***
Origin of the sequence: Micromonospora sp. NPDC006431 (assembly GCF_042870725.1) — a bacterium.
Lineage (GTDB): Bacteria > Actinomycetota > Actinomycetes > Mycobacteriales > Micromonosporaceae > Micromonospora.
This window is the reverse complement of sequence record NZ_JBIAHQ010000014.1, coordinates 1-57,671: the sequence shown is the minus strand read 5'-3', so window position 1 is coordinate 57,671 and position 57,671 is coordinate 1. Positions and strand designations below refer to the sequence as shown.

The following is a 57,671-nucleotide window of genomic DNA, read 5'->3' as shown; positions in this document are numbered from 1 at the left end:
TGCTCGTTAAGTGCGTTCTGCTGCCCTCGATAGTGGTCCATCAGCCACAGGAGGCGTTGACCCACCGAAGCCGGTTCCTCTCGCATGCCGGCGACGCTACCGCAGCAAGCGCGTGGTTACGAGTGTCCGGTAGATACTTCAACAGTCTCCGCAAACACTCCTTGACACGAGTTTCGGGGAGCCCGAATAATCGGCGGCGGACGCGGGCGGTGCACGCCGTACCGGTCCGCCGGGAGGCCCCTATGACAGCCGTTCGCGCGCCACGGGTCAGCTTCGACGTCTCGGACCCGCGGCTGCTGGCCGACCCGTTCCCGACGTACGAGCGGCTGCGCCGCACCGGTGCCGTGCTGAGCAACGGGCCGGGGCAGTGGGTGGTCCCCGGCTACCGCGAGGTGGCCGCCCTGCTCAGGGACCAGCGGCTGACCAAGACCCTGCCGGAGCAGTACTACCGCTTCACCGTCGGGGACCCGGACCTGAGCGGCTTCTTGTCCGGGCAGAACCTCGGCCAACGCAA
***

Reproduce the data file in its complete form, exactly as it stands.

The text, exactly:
Origin of the sequence: Micromonospora sp. NPDC006431 (assembly GCF_042870725.1) — a bacterium.
Lineage (GTDB): Bacteria > Actinomycetota > Actinomycetes > Mycobacteriales > Micromonosporaceae > Micromonospora.
This window is the reverse complement of sequence record NZ_JBIAHQ010000014.1, coordinates 1-57,671: the sequence shown is the minus strand read 5'-3', so window position 1 is coordinate 57,671 and position 57,671 is coordinate 1. Positions and strand designations below refer to the sequence as shown.

The following is a 57,671-nucleotide window of genomic DNA, read 5'->3' as shown; positions in this document are numbered from 1 at the left end:
TGCTCGTTAAGTGCGTTCTGCTGCCCTCGATAGTGGTCCATCAGCCACAGGAGGCGTTGACCCACCGAAGCCGGTTCCTCTCGCATGCCGGCGACGCTACCGCAGCAAGCGCGTGGTTACGAGTGTCCGGTAGATACTTCAACAGTCTCCGCAAACACTCCTTGACACGAGTTTCGGGGAGCCCGAATAATCGGCGGCGGACGCGGGCGGTGCACGCCGTACCGGTCCGCCGGGAGGCCCCTATGACAGCCGTTCGCGCGCCACGGGTCAGCTTCGACGTCTCGGACCCGCGGCTGCTGGCCGACCCGTTCCCGACGTACGAGCGGCTGCGCCGCACCGGTGCCGTGCTGAGCAACGGGCCGGGGCAGTGGGTGGTCCCCGGCTACCGCGAGGTGGCCGCCCTGCTCAGGGACCAGCGGCTGACCAAGACCCTGCCGGAGCAGTACTACCGCTTCACCGTCGGGGACCCGGACCTGAGCGGCTTCTTGTCCGGGCAGAACCTCGGCCAACGCAA